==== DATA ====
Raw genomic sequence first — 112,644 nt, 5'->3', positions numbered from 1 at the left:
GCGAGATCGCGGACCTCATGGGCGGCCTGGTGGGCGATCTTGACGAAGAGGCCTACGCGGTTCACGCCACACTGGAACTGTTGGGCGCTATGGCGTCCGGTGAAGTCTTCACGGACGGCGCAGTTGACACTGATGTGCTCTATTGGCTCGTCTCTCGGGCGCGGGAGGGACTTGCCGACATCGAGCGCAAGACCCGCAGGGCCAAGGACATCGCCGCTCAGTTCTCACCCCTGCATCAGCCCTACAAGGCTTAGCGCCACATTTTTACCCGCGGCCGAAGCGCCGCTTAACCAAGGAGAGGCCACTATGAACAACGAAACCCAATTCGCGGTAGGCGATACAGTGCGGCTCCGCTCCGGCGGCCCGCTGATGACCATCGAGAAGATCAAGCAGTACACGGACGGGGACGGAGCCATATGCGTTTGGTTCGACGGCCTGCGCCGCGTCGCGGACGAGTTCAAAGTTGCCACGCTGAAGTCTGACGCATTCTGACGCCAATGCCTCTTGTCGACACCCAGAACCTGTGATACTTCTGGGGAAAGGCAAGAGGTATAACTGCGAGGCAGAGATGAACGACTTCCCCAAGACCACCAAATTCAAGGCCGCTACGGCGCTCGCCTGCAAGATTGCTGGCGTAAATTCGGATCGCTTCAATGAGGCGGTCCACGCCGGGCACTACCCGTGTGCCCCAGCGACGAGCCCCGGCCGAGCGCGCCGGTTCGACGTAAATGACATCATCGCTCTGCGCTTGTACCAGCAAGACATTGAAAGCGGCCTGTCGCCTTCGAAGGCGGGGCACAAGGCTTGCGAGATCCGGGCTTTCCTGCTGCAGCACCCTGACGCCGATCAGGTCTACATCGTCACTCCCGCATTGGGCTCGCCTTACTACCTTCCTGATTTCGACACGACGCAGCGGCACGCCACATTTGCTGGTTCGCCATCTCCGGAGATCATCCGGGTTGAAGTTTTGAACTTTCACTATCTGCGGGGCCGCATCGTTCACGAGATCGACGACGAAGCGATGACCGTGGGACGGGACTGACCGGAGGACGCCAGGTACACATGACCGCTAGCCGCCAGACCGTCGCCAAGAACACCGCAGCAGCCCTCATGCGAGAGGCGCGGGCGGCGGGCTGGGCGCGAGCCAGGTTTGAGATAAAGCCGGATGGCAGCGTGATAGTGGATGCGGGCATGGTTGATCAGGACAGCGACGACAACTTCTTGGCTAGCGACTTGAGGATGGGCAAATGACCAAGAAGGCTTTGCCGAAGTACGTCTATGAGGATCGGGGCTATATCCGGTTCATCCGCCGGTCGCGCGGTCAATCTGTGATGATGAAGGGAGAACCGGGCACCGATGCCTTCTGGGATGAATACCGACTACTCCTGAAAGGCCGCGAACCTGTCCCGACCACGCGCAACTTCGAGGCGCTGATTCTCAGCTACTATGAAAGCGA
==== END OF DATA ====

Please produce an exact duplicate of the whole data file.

Raw genomic sequence first — 112,644 nt, 5'->3', positions numbered from 1 at the left:
GCGAGATCGCGGACCTCATGGGCGGCCTGGTGGGCGATCTTGACGAAGAGGCCTACGCGGTTCACGCCACACTGGAACTGTTGGGCGCTATGGCGTCCGGTGAAGTCTTCACGGACGGCGCAGTTGACACTGATGTGCTCTATTGGCTCGTCTCTCGGGCGCGGGAGGGACTTGCCGACATCGAGCGCAAGACCCGCAGGGCCAAGGACATCGCCGCTCAGTTCTCACCCCTGCATCAGCCCTACAAGGCTTAGCGCCACATTTTTACCCGCGGCCGAAGCGCCGCTTAACCAAGGAGAGGCCACTATGAACAACGAAACCCAATTCGCGGTAGGCGATACAGTGCGGCTCCGCTCCGGCGGCCCGCTGATGACCATCGAGAAGATCAAGCAGTACACGGACGGGGACGGAGCCATATGCGTTTGGTTCGACGGCCTGCGCCGCGTCGCGGACGAGTTCAAAGTTGCCACGCTGAAGTCTGACGCATTCTGACGCCAATGCCTCTTGTCGACACCCAGAACCTGTGATACTTCTGGGGAAAGGCAAGAGGTATAACTGCGAGGCAGAGATGAACGACTTCCCCAAGACCACCAAATTCAAGGCCGCTACGGCGCTCGCCTGCAAGATTGCTGGCGTAAATTCGGATCGCTTCAATGAGGCGGTCCACGCCGGGCACTACCCGTGTGCCCCAGCGACGAGCCCCGGCCGAGCGCGCCGGTTCGACGTAAATGACATCATCGCTCTGCGCTTGTACCAGCAAGACATTGAAAGCGGCCTGTCGCCTTCGAAGGCGGGGCACAAGGCTTGCGAGATCCGGGCTTTCCTGCTGCAGCACCCTGACGCCGATCAGGTCTACATCGTCACTCCCGCATTGGGCTCGCCTTACTACCTTCCTGATTTCGACACGACGCAGCGGCACGCCACATTTGCTGGTTCGCCATCTCCGGAGATCATCCGGGTTGAAGTTTTGAACTTTCACTATCTGCGGGGCCGCATCGTTCACGAGATCGACGACGAAGCGATGACCGTGGGACGGGACTGACCGGAGGACGCCAGGTACACATGACCGCTAGCCGCCAGACCGTCGCCAAGAACACCGCAGCAGCCCTCATGCGAGAGGCGCGGGCGGCGGGCTGGGCGCGAGCCAGGTTTGAGATAAAGCCGGATGGCAGCGTGATAGTGGATGCGGGCATGGTTGATCAGGACAGCGACGACAACTTCTTGGCTAGCGACTTGAGGATGGGCAAATGACCAAGAAGGCTTTGCCGAAGTACGTCTATGAGGATCGGGGCTATATCCGGTTCATCCGCCGGTCGCGCGGTCAATCTGTGATGATGAAGGGAGAACCGGGCACCGATGCCTTCTGGGATGAATACCGACTACTCCTGAAAGGCCGCGAACCTGTCCCGACCACGCGCAACTTCGAGGCGCTGATTCTCAGCTACTATGAAAGCGA